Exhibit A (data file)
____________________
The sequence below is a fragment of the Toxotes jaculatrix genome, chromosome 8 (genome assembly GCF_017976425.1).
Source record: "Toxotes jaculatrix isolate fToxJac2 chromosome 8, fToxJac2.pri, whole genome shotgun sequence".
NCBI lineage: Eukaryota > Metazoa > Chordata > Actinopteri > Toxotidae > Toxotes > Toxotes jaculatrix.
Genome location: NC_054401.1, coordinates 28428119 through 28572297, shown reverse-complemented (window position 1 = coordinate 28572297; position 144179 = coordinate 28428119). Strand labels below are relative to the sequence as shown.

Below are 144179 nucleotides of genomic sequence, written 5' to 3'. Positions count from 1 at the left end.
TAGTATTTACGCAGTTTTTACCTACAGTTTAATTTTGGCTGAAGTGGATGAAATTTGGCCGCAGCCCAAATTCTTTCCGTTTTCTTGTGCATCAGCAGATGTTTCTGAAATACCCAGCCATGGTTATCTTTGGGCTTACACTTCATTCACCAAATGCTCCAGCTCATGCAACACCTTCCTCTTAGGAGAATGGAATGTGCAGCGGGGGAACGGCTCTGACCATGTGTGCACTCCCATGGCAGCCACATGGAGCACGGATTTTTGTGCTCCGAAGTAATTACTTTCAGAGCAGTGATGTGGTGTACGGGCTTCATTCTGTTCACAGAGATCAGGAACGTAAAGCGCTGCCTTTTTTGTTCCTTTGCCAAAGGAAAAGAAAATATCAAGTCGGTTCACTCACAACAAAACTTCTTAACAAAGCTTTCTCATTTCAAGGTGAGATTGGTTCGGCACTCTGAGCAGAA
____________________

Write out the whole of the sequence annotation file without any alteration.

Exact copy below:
The sequence below is a fragment of the Toxotes jaculatrix genome, chromosome 8 (genome assembly GCF_017976425.1).
Source record: "Toxotes jaculatrix isolate fToxJac2 chromosome 8, fToxJac2.pri, whole genome shotgun sequence".
NCBI lineage: Eukaryota > Metazoa > Chordata > Actinopteri > Toxotidae > Toxotes > Toxotes jaculatrix.
Genome location: NC_054401.1, coordinates 28428119 through 28572297, shown reverse-complemented (window position 1 = coordinate 28572297; position 144179 = coordinate 28428119). Strand labels below are relative to the sequence as shown.

Below are 144179 nucleotides of genomic sequence, written 5' to 3'. Positions count from 1 at the left end.
TAGTATTTACGCAGTTTTTACCTACAGTTTAATTTTGGCTGAAGTGGATGAAATTTGGCCGCAGCCCAAATTCTTTCCGTTTTCTTGTGCATCAGCAGATGTTTCTGAAATACCCAGCCATGGTTATCTTTGGGCTTACACTTCATTCACCAAATGCTCCAGCTCATGCAACACCTTCCTCTTAGGAGAATGGAATGTGCAGCGGGGGAACGGCTCTGACCATGTGTGCACTCCCATGGCAGCCACATGGAGCACGGATTTTTGTGCTCCGAAGTAATTACTTTCAGAGCAGTGATGTGGTGTACGGGCTTCATTCTGTTCACAGAGATCAGGAACGTAAAGCGCTGCCTTTTTTGTTCCTTTGCCAAAGGAAAAGAAAATATCAAGTCGGTTCACTCACAACAAAACTTCTTAACAAAGCTTTCTCATTTCAAGGTGAGATTGGTTCGGCACTCTGAGCAGAA